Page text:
I have a VLAN reserved for guest users and my main VLAN. When I connect to either one I'm getting assigned correct IPv6 addresses using stateless configuration, it works as expected. However, after several minutes the interface clients get another set of IPv6 addresses belonging to the other VLAN.
So if I connect to the guest network I get a correct guest address (which works) and after a few minutes I getting an address from the main LAN (which does not work).
I've tried playing with delegated prefix sizes, with disabling built-in IPv6 and so on. No luck so far. Any ideas what I can do to debug this problem?
FYI limit is the pool size, not the last IP. To serve from 10 to 250, you need to change the limit to 151.
Remove them from dhcp and add them under wan interface. Although it would be best to separate the IPv6 part of wan interface with a separate wan6 interface.
You may want to change input and forward to REJECT or DROP. Otherwise your router is wide open.
Source is wan not lan.
You should not allow access to DNS from wan, so the wildcard * is wrong here.
Opening the uhttpd server on the wan is very bad practice, as it is not hardened to withstand attacks.
Same here, input and forward REJECT or DROP.
Wireguard running on OpenWrt listens to 51820, so nothing will be forwarded to lan. And WG uses only udp.
I won't go into more detail, I have spotted enough problems already to make me think it would be best to reset to defaults and start from scratch. Regarding your topic, I believe the managed you are using is not configured properly with the native vlan which is the lan interface and you have frames jumping from one vlan to the other. Assign a vlan on lan interface (it could be 10) and allow only tagged frames on the switch.
Lots of these notes are actually intended, like publiclly available DNS and permissive forwarding rules (OpenWRT actually serves as an authoritative DNS, with public recursion disabled). The management on the WAN interface is enabled for now to allow easier debugging from outside the network.
I've looked into the configuration several times and I don't see how RAs from one interface can leak into another.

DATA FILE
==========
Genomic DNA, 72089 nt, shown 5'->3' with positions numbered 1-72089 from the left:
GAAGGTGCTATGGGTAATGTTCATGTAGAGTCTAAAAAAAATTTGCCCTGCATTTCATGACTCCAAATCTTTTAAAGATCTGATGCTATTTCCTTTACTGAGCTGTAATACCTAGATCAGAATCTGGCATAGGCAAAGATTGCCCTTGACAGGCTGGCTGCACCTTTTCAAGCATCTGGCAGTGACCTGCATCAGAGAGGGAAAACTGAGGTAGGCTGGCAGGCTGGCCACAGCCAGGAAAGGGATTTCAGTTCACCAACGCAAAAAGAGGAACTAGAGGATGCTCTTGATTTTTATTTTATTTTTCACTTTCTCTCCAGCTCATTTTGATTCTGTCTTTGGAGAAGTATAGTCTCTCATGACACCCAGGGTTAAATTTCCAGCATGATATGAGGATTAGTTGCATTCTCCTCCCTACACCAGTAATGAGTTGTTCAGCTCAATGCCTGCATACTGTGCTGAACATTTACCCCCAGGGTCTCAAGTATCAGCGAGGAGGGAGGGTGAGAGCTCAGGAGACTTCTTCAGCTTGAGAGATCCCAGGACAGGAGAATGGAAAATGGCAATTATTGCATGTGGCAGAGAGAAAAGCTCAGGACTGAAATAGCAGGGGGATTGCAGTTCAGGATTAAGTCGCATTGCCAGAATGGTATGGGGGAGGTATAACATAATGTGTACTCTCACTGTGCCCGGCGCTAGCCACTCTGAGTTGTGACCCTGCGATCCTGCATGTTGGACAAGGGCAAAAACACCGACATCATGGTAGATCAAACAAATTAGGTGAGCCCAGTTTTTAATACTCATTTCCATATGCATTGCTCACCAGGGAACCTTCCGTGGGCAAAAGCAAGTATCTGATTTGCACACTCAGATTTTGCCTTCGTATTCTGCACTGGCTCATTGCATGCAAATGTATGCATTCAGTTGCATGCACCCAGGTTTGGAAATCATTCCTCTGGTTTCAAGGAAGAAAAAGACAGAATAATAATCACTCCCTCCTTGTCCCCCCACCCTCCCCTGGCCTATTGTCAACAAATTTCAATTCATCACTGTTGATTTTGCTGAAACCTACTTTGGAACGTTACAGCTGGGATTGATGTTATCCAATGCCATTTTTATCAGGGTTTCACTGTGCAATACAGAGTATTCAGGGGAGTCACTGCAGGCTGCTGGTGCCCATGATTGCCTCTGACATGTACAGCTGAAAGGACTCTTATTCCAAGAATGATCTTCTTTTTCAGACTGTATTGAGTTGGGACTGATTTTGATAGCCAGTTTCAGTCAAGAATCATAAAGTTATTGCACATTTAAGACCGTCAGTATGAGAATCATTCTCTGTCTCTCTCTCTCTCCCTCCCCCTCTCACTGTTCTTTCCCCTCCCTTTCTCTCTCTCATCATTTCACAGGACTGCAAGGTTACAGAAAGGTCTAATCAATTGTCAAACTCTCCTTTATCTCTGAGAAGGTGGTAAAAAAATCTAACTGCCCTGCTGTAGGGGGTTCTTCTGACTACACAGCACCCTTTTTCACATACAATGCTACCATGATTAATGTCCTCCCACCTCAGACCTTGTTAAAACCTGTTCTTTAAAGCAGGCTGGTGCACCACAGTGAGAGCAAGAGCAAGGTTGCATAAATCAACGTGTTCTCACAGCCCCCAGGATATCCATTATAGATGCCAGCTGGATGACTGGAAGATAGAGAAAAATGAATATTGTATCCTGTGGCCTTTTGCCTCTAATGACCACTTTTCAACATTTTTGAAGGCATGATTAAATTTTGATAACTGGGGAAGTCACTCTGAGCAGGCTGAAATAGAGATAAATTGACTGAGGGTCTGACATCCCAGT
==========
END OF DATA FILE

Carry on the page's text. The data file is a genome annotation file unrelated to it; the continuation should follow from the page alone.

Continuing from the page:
I'm going to try to allow only tagged frames, let's see if it helps...
That was already turned off from what I see here. You assigned a /64. The delegate 0 is for DSlite/map/646xlate.
Could be another device that receives a delegated prefix from LAN and redistributes it in guest?
Indeed, I guess I left it on during one of my experiments.
I had the leakage even with my computer directly connected to the router and I can reproduce it again by using this config. The leakage disappeared after I tried a couple of small changes, like switching from a combined V4/V6 connection to V4 and a separate V6.
It definitely seems like a strange setting interaction somewhere in the stack. I'm going to try to debug this in a test environment.
I have still a problem with ipv6 RA in wrong/all vlans on E8450. Offload is not related as it is disabled.
A (DSA) bridge br-lan with lan1-4 and some vlans br-lan.X is configured.
Every bridge interface has a unique MAC set and got a public ipv6 (or ULA!) and then odhcp (or dnsmasq-v6) sends RAs for every bridge-interface.
Now RAs for all existings MACs/LL-IPv6 are send to every Vlan. To force: service odhcpd restart.
IPtable logs show that the RAs exit the device on the correct br-lan.X interface - but tcpdump on a host on the lan sees all RAs - and with SLAAC it get s many IPv6s of which only 1 works
I'm not sure if this is a problem of DSA or IPv6. As IPv6 also does not work with sw-offloading it could be IPv6
Its not a bug, its a feature ... of Windows!
All Windows versions strip the Vlan tags and used the RAs. So all router of all vlans are assigned and slaac then add many the ips. Even when a vlan-capable nertwork driver is installed and you set a Vlan you get all RAs.
Amusing: DHCP with IPv4 works well - maybe there are some workarounds in the OS